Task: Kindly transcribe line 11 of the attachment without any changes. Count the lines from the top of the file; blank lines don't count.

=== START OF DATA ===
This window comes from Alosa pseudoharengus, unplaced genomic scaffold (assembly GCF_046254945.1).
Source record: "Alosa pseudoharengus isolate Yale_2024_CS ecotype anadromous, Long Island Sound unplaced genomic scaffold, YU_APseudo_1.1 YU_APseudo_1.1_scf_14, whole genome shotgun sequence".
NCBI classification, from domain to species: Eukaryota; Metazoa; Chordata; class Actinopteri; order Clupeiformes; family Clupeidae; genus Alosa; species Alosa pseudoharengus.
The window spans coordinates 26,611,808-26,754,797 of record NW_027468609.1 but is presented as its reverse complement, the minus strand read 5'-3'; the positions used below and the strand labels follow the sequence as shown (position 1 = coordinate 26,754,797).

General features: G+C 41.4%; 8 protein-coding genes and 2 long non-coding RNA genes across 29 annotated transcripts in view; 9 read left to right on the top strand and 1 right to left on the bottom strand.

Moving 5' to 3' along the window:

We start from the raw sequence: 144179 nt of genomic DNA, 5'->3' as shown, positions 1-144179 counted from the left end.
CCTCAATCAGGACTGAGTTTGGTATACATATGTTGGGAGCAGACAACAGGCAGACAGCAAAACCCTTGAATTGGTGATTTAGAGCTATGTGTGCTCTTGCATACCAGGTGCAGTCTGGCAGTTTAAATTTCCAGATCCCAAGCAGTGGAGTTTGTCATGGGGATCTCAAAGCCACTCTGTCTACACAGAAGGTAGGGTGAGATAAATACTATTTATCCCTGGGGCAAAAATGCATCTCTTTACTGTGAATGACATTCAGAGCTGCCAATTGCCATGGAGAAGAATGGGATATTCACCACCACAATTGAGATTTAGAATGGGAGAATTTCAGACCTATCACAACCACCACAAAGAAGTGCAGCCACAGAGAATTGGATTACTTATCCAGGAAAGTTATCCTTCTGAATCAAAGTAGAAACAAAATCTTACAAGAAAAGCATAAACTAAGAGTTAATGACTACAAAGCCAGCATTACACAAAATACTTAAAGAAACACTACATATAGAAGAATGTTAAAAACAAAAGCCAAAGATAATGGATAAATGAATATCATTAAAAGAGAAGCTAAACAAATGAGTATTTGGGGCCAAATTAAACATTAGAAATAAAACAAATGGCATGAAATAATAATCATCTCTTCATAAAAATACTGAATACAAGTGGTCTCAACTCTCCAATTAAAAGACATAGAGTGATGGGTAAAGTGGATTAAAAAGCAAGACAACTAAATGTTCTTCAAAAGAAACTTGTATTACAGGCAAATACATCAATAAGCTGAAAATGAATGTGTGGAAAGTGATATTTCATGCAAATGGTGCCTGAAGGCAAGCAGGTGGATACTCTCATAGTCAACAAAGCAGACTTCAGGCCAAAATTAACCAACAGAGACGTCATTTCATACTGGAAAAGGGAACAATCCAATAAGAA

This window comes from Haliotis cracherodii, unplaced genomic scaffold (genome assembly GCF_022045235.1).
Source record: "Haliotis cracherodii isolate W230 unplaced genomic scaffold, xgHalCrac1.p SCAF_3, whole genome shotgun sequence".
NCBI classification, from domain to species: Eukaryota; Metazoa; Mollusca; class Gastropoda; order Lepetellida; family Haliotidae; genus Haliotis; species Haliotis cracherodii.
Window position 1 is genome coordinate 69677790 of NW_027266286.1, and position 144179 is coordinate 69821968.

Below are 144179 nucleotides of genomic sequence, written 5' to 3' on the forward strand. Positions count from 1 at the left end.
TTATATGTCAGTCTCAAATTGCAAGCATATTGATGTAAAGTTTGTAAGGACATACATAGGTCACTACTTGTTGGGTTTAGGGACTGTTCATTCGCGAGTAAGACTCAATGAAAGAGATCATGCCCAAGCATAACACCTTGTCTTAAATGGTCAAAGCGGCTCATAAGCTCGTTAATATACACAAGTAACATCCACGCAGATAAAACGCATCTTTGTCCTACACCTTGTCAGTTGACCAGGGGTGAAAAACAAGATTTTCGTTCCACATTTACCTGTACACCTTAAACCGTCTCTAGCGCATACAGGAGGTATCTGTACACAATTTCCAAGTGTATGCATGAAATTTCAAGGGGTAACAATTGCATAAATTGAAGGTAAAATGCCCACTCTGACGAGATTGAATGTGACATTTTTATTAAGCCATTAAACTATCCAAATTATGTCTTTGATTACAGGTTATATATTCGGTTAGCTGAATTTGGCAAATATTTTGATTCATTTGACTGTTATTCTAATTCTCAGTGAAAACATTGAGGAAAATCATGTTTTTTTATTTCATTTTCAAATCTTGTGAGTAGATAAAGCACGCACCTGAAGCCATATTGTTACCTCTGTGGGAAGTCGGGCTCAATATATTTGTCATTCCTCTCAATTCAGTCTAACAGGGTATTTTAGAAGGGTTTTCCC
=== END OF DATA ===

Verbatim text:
NCBI classification, from domain to species: Eukaryota; Metazoa; Mollusca; class Gastropoda; order Lepetellida; family Haliotidae; genus Haliotis; species Haliotis cracherodii.